Nationals manager Davey Johnson was named the National League manager of the year Tuesday.

Johnson, who the club announced Saturday will return as manager for the 2013 season, led Washington to a 98-64 record and the NL East title. It was the Nats' first division championship and playoff appearance since the organization moved to the District from Montreal in 2005. Their record was the best in baseball in 2012.

The oldest manager in the majors at 69, Johnson plans to retire from field duties after next season but will remain under contract as a special assistant to general manager Mike Rizzo in 2014. He beat out San Francisco manager Bruce Bochy and Cincinnati's Dusty Baker for the award, which is voted upon by the Baseball Writers' Association of America. Johnson earned 23 of the 32 first-place votes. It is the second time he has earned manager of the year. He also did so in the American League in 1997 with the Baltimore Orioles.

"I said if we didn't win the [division] they should fire me," Johnson said, recalling a vow he made during spring training last March. "I had that much confidence in the talent on my ballclub. So we did that, and I was proud of that."

It wasn't an easy season for Washington, however, despite that gaudy record. Johnson's club missed several key regulars to injuries, including slugger Michael Morse (lat muscle tear), who didn't play until June, and outfielder Jayson Werth (broken left wrist), who missed three months. Third baseman Ryan Zimmerman (shoulder) spent time on the disabled list, and shortstop Ian Desmond (oblique tear) missed 28 games in July and August.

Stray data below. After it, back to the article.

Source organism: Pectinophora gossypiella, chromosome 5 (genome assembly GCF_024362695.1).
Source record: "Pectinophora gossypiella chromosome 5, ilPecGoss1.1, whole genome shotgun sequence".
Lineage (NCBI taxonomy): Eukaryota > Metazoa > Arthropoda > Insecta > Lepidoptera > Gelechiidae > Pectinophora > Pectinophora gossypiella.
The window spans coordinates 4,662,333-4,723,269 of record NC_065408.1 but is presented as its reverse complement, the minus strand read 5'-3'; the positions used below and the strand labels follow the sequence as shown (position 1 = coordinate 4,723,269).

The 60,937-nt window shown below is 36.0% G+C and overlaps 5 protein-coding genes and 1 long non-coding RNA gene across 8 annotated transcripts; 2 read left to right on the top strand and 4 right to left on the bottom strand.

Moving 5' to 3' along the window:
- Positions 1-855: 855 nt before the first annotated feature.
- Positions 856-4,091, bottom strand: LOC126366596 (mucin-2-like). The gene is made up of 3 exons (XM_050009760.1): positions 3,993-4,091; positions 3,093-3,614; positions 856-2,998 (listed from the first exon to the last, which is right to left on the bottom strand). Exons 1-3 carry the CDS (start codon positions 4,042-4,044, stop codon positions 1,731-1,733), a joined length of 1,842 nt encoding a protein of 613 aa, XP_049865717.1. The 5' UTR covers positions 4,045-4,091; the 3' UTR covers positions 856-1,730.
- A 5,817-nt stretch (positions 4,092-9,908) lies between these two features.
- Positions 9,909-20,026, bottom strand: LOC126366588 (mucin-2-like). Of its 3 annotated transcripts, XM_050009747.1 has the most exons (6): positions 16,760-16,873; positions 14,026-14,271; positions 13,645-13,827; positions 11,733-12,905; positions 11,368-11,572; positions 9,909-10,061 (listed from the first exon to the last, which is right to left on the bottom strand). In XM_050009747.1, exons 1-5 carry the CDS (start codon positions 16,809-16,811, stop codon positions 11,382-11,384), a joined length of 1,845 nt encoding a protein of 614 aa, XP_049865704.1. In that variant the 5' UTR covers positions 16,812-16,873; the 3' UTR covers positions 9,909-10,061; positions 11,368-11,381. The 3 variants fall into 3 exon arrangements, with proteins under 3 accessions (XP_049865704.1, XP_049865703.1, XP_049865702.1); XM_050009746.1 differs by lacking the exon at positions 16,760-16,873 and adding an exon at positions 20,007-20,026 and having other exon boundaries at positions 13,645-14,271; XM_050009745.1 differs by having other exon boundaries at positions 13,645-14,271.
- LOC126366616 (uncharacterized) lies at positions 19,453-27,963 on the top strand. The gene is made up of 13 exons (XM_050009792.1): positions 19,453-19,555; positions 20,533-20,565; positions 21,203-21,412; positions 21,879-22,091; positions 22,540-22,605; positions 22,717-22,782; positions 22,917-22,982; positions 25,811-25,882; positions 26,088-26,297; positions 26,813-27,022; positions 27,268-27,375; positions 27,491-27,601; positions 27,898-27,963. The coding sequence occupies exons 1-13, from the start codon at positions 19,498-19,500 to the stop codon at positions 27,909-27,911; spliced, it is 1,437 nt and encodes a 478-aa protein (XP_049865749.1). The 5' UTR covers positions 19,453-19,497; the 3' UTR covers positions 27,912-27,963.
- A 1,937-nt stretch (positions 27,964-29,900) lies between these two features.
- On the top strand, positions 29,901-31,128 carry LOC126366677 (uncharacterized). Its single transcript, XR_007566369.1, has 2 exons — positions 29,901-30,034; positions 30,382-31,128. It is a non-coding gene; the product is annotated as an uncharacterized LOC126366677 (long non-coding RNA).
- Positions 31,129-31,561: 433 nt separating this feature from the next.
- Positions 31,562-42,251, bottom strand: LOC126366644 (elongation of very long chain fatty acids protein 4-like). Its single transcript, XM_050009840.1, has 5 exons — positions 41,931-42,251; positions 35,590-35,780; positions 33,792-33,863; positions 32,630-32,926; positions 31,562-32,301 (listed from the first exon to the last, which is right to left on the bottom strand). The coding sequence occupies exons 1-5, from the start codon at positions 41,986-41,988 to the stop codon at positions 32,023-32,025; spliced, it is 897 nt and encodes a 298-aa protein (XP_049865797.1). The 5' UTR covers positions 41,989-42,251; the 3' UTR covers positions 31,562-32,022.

Johnson did get lucky with the health of his starting pitchers. But he also had to manage a bullpen that missed closer Drew Storen (right elbow surgery) for three months and added replacement parts when Henry Rodriguez and Brad Lidge proved ineffective. And, of course, there was the Stephen Strasburg controversy, which was a distraction all season after the Nats said they planned to shut down their ace pitcher in early September.

But Johnson always found the right piece to put in place -- whether it was utility man Steve Lombardozzi playing left field or setup man Tyler Clippard taking over as closer or second baseman Danny Espinosa for a time playing an effective shortstop in place of Desmond -- and get the Nats through until most of their players returned.

"Injuries breed opportunities," Johnson said. "That's a tribute to the organization that they could do that. And the pitching held us in there so that we had a chance to beat anybody."

Johnson has a .564 winning percentage, second among active managers behind only Joe Girardi of the New York Yankees. He has taken four different teams -- the Mets, Reds, Orioles and Nats -- to the playoffs and won a World Series title in 1986 with New York.

Johnson joins Bryce Harper (rookie of the year) as a major award winner this fall for Washington. First baseman Adam LaRoche won a Gold Glove for his work at first base, three Nats won Silver Sluggers as the best offensive players at their position (LaRoche, Ian Desmond, Stephen Strasburg) and left-handed pitcher Gio Gonzalez is up for the NL Cy Young Award on Wednesday. So what's on tap for 2013?

"World Series or bust," Johnson told MLB Network before breaking into a grin. "It's going to be my last year anyway."